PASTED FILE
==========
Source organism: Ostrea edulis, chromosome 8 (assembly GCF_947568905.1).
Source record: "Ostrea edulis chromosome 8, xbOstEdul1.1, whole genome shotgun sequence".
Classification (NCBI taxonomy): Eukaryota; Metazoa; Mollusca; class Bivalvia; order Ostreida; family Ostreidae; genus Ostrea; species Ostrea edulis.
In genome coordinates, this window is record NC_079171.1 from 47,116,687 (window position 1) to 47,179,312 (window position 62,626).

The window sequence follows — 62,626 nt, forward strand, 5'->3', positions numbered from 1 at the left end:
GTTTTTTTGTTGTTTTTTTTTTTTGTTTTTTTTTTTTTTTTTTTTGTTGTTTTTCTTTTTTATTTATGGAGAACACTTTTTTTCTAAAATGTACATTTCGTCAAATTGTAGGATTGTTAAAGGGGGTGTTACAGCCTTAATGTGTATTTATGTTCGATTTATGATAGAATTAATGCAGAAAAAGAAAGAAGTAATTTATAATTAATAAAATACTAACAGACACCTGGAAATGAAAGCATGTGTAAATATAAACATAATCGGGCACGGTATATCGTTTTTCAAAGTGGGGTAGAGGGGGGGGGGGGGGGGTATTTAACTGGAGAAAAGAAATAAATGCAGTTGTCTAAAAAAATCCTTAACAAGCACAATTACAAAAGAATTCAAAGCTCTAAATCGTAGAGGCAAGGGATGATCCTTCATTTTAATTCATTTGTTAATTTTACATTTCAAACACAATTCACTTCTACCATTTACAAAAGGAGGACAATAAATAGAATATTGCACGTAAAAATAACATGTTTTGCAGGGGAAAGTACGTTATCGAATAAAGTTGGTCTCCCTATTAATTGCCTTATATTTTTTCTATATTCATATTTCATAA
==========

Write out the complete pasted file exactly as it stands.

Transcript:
Source organism: Ostrea edulis, chromosome 8 (assembly GCF_947568905.1).
Source record: "Ostrea edulis chromosome 8, xbOstEdul1.1, whole genome shotgun sequence".
Classification (NCBI taxonomy): Eukaryota; Metazoa; Mollusca; class Bivalvia; order Ostreida; family Ostreidae; genus Ostrea; species Ostrea edulis.
In genome coordinates, this window is record NC_079171.1 from 47,116,687 (window position 1) to 47,179,312 (window position 62,626).

The window sequence follows — 62,626 nt, forward strand, 5'->3', positions numbered from 1 at the left end:
GTTTTTTTGTTGTTTTTTTTTTTTGTTTTTTTTTTTTTTTTTTTTGTTGTTTTTCTTTTTTATTTATGGAGAACACTTTTTTTCTAAAATGTACATTTCGTCAAATTGTAGGATTGTTAAAGGGGGTGTTACAGCCTTAATGTGTATTTATGTTCGATTTATGATAGAATTAATGCAGAAAAAGAAAGAAGTAATTTATAATTAATAAAATACTAACAGACACCTGGAAATGAAAGCATGTGTAAATATAAACATAATCGGGCACGGTATATCGTTTTTCAAAGTGGGGTAGAGGGGGGGGGGGGGGGGTATTTAACTGGAGAAAAGAAATAAATGCAGTTGTCTAAAAAAATCCTTAACAAGCACAATTACAAAAGAATTCAAAGCTCTAAATCGTAGAGGCAAGGGATGATCCTTCATTTTAATTCATTTGTTAATTTTACATTTCAAACACAATTCACTTCTACCATTTACAAAAGGAGGACAATAAATAGAATATTGCACGTAAAAATAACATGTTTTGCAGGGGAAAGTACGTTATCGAATAAAGTTGGTCTCCCTATTAATTGCCTTATATTTTTTCTATATTCATATTTCATAA